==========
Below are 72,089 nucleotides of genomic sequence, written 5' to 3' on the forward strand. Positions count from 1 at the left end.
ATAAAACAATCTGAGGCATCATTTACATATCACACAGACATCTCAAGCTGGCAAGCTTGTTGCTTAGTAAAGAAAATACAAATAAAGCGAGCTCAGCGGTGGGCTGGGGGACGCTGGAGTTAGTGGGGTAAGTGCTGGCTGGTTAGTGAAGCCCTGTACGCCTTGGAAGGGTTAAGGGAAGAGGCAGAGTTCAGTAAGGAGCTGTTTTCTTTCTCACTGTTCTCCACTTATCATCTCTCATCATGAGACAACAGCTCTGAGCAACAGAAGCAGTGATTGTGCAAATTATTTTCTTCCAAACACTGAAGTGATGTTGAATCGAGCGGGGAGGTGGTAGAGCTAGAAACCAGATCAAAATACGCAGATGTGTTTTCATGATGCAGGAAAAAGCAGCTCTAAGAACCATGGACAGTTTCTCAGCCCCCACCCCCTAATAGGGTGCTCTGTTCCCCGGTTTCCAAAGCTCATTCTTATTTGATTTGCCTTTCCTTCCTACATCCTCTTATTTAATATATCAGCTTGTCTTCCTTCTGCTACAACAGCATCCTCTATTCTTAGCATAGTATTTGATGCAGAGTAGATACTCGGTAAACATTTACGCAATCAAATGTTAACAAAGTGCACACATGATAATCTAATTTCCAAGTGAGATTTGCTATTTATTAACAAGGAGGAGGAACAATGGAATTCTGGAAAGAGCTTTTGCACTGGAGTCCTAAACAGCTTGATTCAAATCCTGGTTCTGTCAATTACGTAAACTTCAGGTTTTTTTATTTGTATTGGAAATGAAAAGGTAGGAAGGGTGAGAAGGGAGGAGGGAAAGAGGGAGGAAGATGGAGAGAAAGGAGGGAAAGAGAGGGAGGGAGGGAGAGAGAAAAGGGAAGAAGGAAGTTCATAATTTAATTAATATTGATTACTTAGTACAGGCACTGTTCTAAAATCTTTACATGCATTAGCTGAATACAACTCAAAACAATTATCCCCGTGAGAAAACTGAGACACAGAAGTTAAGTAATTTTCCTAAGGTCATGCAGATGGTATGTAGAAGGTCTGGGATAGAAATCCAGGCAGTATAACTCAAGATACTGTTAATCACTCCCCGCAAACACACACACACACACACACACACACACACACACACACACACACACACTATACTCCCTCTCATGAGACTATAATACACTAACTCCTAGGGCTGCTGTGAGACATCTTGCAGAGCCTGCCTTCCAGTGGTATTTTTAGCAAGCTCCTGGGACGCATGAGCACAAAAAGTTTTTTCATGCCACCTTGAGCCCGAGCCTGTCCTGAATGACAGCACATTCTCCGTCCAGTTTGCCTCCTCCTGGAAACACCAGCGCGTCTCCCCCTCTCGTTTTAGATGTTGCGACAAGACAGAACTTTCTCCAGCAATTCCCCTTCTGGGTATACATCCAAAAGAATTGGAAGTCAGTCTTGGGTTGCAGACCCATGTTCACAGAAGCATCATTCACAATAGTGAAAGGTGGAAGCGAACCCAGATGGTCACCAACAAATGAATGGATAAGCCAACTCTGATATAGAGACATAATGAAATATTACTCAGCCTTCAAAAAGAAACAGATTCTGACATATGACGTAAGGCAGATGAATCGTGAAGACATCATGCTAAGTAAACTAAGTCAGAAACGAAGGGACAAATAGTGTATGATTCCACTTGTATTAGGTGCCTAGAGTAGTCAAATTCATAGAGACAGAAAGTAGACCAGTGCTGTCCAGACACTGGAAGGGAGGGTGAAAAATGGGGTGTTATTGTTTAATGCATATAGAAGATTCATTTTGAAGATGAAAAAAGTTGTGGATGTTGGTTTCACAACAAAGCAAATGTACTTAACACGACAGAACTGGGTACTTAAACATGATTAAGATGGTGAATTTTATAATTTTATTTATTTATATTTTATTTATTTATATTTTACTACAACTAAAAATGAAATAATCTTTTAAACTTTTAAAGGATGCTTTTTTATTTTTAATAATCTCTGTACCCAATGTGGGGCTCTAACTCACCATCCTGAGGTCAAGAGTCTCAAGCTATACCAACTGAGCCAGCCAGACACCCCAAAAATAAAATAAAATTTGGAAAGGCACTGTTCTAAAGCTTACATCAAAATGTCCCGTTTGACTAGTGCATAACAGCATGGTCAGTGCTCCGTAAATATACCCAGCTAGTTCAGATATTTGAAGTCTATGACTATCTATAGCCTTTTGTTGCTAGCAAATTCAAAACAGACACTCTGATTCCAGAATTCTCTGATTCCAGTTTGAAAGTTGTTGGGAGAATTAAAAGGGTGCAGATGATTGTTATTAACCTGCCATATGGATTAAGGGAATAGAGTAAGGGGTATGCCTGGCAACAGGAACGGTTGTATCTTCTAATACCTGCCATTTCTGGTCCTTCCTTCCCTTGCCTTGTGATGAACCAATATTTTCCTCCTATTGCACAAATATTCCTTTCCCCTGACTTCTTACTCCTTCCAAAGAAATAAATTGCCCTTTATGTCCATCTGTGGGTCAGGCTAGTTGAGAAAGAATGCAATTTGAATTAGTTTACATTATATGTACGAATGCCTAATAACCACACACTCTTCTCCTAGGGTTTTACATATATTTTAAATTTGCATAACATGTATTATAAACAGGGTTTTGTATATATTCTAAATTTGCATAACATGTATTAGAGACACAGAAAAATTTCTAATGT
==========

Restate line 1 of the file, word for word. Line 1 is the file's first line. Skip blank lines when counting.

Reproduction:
Below are 72,089 nucleotides of genomic sequence, written 5' to 3' on the forward strand. Positions count from 1 at the left end.